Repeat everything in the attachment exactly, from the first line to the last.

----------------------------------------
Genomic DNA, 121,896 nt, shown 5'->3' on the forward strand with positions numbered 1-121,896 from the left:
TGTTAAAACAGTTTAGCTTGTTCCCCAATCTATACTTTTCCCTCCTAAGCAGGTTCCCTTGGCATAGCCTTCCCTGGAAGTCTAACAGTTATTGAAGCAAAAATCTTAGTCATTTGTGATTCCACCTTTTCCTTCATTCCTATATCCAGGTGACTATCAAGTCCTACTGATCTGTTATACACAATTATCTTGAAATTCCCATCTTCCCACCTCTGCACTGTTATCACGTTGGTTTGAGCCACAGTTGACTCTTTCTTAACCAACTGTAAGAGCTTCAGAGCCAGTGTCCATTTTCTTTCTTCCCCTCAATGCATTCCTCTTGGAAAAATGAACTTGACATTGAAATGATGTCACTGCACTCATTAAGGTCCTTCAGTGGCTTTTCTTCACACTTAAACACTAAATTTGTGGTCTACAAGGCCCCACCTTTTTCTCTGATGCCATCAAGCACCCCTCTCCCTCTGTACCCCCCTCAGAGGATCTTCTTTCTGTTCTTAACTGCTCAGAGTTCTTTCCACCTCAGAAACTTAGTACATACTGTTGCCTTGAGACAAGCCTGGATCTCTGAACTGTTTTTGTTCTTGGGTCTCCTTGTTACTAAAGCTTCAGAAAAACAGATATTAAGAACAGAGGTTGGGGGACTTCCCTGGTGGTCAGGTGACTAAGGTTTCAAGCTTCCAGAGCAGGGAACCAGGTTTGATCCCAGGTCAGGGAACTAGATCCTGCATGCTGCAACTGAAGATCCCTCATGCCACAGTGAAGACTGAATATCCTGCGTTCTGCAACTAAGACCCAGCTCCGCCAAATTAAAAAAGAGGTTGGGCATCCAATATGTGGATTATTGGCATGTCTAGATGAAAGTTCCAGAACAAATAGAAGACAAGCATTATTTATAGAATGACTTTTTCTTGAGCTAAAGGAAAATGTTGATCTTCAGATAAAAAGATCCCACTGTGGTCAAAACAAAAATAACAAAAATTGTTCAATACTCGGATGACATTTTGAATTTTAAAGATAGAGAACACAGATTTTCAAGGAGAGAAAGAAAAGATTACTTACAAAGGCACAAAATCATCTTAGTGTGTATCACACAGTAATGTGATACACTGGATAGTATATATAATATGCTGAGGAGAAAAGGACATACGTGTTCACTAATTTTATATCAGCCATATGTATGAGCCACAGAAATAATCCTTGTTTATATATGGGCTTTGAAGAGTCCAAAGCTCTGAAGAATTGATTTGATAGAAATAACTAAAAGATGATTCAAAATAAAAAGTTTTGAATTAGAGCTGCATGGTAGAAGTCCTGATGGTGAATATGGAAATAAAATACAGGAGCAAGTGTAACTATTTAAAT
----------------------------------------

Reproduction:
Genomic DNA, 121,896 nt, shown 5'->3' on the forward strand with positions numbered 1-121,896 from the left:
TGTTAAAACAGTTTAGCTTGTTCCCCAATCTATACTTTTCCCTCCTAAGCAGGTTCCCTTGGCATAGCCTTCCCTGGAAGTCTAACAGTTATTGAAGCAAAAATCTTAGTCATTTGTGATTCCACCTTTTCCTTCATTCCTATATCCAGGTGACTATCAAGTCCTACTGATCTGTTATACACAATTATCTTGAAATTCCCATCTTCCCACCTCTGCACTGTTATCACGTTGGTTTGAGCCACAGTTGACTCTTTCTTAACCAACTGTAAGAGCTTCAGAGCCAGTGTCCATTTTCTTTCTTCCCCTCAATGCATTCCTCTTGGAAAAATGAACTTGACATTGAAATGATGTCACTGCACTCATTAAGGTCCTTCAGTGGCTTTTCTTCACACTTAAACACTAAATTTGTGGTCTACAAGGCCCCACCTTTTTCTCTGATGCCATCAAGCACCCCTCTCCCTCTGTACCCCCCTCAGAGGATCTTCTTTCTGTTCTTAACTGCTCAGAGTTCTTTCCACCTCAGAAACTTAGTACATACTGTTGCCTTGAGACAAGCCTGGATCTCTGAACTGTTTTTGTTCTTGGGTCTCCTTGTTACTAAAGCTTCAGAAAAACAGATATTAAGAACAGAGGTTGGGGGACTTCCCTGGTGGTCAGGTGACTAAGGTTTCAAGCTTCCAGAGCAGGGAACCAGGTTTGATCCCAGGTCAGGGAACTAGATCCTGCATGCTGCAACTGAAGATCCCTCATGCCACAGTGAAGACTGAATATCCTGCGTTCTGCAACTAAGACCCAGCTCCGCCAAATTAAAAAAGAGGTTGGGCATCCAATATGTGGATTATTGGCATGTCTAGATGAAAGTTCCAGAACAAATAGAAGACAAGCATTATTTATAGAATGACTTTTTCTTGAGCTAAAGGAAAATGTTGATCTTCAGATAAAAAGATCCCACTGTGGTCAAAACAAAAATAACAAAAATTGTTCAATACTCGGATGACATTTTGAATTTTAAAGATAGAGAACACAGATTTTCAAGGAGAGAAAGAAAAGATTACTTACAAAGGCACAAAATCATCTTAGTGTGTATCACACAGTAATGTGATACACTGGATAGTATATATAATATGCTGAGGAGAAAAGGACATACGTGTTCACTAATTTTATATCAGCCATATGTATGAGCCACAGAAATAATCCTTGTTTATATATGGGCTTTGAAGAGTCCAAAGCTCTGAAGAATTGATTTGATAGAAATAACTAAAAGATGATTCAAAATAAAAAGTTTTGAATTAGAGCTGCATGGTAGAAGTCCTGATGGTGAATATGGAAATAAAATACAGGAGCAAGTGTAACTATTTAAAT